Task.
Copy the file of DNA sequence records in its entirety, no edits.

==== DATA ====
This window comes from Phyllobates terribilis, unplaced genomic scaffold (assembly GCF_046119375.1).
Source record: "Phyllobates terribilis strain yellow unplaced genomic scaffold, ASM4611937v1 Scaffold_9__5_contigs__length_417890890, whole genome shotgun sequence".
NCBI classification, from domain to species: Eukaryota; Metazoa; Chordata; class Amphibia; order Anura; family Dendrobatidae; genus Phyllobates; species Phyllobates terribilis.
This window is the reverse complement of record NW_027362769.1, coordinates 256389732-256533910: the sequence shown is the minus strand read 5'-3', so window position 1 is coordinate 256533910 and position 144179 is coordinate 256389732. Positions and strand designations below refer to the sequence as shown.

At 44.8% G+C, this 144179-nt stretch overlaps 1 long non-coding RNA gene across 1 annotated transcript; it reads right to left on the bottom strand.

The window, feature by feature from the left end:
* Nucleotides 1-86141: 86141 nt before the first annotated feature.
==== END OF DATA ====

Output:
This window comes from Phyllobates terribilis, unplaced genomic scaffold (assembly GCF_046119375.1).
Source record: "Phyllobates terribilis strain yellow unplaced genomic scaffold, ASM4611937v1 Scaffold_9__5_contigs__length_417890890, whole genome shotgun sequence".
NCBI classification, from domain to species: Eukaryota; Metazoa; Chordata; class Amphibia; order Anura; family Dendrobatidae; genus Phyllobates; species Phyllobates terribilis.
This window is the reverse complement of record NW_027362769.1, coordinates 256389732-256533910: the sequence shown is the minus strand read 5'-3', so window position 1 is coordinate 256533910 and position 144179 is coordinate 256389732. Positions and strand designations below refer to the sequence as shown.

At 44.8% G+C, this 144179-nt stretch overlaps 1 long non-coding RNA gene across 1 annotated transcript; it reads right to left on the bottom strand.

The window, feature by feature from the left end:
* Nucleotides 1-86141: 86141 nt before the first annotated feature.